All philosophical positions on the mind-body problem hinge on different ways of interpreting the correlation between conscious experience and the physiological processes going on in the brain. Naturalists naturally claim what their faith allows them to claim: correlation implies production. Brain processes generate or constitute episodes of consciousness. But to claim that this is the only legitimate way this correlation can be interpreted betrays a remarkable paucity of imagination and an equally remarkable reluctance to look around. William James, one of the founders of modern psychology, had clearly indicated the pathway to wider horizons. James observed that “arrests of brain development occasion imbecility, that blows on the head abolish memory or consciousness, and that brain-stimulants and poisons change the quality of our ideas.”7 For many scientists of his day, these observations were all that was needed to jump onto the brain-processes produces consciousness bandwagon. Consequently, they assumed that when the brain ceased to function, the individual consciousness associated with it ceased to exist. There is, however, no actual basis for this assumption. No one has logically or demonstratively shown how o r why consciousness is or should be produced by the brain. Furthermore, any such theory of consciousness being produced by the brain would have to account for the pr oduction of billions of infinitely varied episodes of consciousness in an individual’s life. This led James to say, “The theory of production is therefore not a jot more simple or credible in itself than any other conceivable theory. It is only a little more popular.”[8]

James went on to argue that the true function of the brain might very well be transmissive rather than productive. A prism has a transmissive function relative to light. It does not produce light. When light passes through a prism, the prism filters or constrains it. Similarly, the brain strains, sifts, restrains, and limits consciousness to various degrees, but it does not produce consciousness.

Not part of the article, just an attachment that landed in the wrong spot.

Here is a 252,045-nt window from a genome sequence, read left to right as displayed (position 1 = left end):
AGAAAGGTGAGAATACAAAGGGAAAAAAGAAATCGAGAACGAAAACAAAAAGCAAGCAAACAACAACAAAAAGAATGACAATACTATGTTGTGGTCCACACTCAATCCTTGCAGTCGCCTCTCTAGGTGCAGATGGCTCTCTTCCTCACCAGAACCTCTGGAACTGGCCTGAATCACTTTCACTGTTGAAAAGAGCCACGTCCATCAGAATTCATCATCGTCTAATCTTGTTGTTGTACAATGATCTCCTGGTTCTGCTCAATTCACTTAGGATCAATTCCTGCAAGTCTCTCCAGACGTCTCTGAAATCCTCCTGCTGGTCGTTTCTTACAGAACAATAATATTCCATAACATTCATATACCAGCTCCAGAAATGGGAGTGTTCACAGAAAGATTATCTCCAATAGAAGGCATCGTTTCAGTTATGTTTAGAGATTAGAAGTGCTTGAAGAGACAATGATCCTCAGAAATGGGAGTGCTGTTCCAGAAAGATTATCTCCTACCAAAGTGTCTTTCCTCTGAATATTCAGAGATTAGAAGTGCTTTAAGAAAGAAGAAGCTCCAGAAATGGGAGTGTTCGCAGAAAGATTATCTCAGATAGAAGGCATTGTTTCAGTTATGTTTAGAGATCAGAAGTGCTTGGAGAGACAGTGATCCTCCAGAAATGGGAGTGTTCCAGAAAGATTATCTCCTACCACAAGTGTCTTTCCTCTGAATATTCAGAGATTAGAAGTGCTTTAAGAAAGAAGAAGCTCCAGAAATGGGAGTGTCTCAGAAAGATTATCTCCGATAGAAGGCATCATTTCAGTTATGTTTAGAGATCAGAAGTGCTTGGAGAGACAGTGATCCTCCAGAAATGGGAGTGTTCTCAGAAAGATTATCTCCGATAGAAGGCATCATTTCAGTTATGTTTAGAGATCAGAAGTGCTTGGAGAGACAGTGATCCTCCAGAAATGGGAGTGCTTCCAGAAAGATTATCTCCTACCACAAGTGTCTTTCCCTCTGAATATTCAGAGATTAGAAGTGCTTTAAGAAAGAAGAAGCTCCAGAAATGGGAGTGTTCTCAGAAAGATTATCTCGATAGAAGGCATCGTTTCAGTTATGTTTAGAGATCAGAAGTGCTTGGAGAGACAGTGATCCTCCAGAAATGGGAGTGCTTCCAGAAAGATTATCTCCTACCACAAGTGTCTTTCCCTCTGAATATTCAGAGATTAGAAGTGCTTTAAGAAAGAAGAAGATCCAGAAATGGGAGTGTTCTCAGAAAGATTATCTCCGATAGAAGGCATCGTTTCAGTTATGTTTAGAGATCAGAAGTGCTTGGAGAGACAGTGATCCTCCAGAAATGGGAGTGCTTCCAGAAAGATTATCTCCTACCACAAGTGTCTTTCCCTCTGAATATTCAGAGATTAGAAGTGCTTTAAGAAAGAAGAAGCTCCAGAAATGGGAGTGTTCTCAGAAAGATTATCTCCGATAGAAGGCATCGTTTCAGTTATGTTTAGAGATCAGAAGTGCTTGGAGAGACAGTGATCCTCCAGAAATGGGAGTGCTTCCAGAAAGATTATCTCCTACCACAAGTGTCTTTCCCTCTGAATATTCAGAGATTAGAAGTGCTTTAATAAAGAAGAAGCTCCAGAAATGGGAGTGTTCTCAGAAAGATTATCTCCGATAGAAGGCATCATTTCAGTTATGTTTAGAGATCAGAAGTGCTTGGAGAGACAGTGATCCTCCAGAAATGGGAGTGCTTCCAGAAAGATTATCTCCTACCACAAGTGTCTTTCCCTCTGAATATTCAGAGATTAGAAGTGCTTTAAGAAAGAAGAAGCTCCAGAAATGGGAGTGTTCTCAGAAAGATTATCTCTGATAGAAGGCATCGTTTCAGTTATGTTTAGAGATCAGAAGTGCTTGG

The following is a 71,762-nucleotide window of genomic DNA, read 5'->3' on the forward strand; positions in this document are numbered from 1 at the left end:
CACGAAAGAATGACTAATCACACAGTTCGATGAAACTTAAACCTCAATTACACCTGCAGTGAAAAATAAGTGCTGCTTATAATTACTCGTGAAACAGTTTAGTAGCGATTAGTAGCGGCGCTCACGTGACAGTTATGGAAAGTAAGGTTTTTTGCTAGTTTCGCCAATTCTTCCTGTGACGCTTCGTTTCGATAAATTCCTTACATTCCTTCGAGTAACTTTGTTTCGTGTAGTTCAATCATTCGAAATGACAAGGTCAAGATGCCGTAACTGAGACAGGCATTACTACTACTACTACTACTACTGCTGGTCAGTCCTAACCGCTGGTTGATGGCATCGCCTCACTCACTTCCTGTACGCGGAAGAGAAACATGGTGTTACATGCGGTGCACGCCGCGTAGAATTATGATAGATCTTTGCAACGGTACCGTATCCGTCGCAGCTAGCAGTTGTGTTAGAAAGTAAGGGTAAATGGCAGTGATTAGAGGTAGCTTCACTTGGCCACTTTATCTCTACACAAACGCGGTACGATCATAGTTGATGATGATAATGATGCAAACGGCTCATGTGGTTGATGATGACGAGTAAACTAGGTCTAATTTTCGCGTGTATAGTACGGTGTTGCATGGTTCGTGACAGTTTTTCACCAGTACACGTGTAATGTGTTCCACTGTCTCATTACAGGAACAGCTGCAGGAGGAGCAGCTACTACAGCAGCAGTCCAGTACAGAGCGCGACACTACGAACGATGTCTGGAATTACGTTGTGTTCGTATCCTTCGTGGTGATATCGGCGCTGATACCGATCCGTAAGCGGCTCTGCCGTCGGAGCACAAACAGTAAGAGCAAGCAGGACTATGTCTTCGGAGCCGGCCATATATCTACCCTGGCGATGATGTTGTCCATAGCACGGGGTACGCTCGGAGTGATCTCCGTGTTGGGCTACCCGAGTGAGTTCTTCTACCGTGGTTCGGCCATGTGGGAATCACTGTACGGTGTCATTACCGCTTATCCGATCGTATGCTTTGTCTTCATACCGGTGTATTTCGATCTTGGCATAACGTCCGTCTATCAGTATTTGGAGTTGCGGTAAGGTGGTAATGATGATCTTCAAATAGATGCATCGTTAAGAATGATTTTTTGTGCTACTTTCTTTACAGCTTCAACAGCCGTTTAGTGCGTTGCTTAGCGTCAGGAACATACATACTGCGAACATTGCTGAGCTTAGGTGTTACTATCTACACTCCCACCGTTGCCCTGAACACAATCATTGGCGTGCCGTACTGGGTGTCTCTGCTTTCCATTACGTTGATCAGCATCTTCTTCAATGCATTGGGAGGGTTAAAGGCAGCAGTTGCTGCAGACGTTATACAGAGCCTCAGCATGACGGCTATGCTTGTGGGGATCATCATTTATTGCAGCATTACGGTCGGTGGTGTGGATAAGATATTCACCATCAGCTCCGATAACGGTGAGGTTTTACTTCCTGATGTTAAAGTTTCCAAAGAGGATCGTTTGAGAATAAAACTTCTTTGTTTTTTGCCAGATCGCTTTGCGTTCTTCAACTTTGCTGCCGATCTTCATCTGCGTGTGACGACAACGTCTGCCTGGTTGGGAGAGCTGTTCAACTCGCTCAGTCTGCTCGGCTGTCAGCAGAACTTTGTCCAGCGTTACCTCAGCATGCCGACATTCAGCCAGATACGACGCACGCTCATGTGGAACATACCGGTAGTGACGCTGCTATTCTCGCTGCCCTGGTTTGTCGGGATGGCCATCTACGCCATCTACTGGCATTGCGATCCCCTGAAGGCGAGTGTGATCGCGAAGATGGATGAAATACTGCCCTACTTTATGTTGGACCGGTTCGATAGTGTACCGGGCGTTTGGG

According to the state in which the brain finds itself, [James remarked] the barrier of its obstructiveness may also be supposed to rise or fall. It sinks so low, when the brain is in full activity, that a comparative flood of spiritual energy pours over. At other times, only such occasional waves of thought as heavy sleep permits gets by. And when finally a brain stops acting altogether, or decays, that special stream of consciousness which it subserved will vanish entirely from this natural world. But the sphere of being that supplied the consciousness would still be intact; and in that more real world with which, even whilst here, it was continuous, the consciousness might, in ways unknown to us, continue still.[9]

In connection with the idea that matter is not something which produces consciousness, but rather something which simply limits or confines preexisting consciousness, James cited the following statement by British philosopher F.C.S. Schiller:

Matter is an admirably calculated machinery for regulating, limiting, and restraining the consciousness which it encases…If the material encasement be coarse and simple, as in the lower organisms, it permits only a little intelligence to permeate through; if it is delicate and complex, it leaves more pores and exists, as it were, for the manifestations of consciousness.[10]

Old Wine in a New Bottle

There is nothing new under the sun—not even the filter model of consciousness. Though James initially thought that he invented the filter model, he later discovered the following passage from German philosopher Immanuel Kant’s Critique of Pure Reason:

The body would thus be, not the cause of our thinking, but merely a condition restrictive thereof, and, although essential to our sensuous and animal consciousness, it may be regarded as an impeder of our pure spiritual life.[11]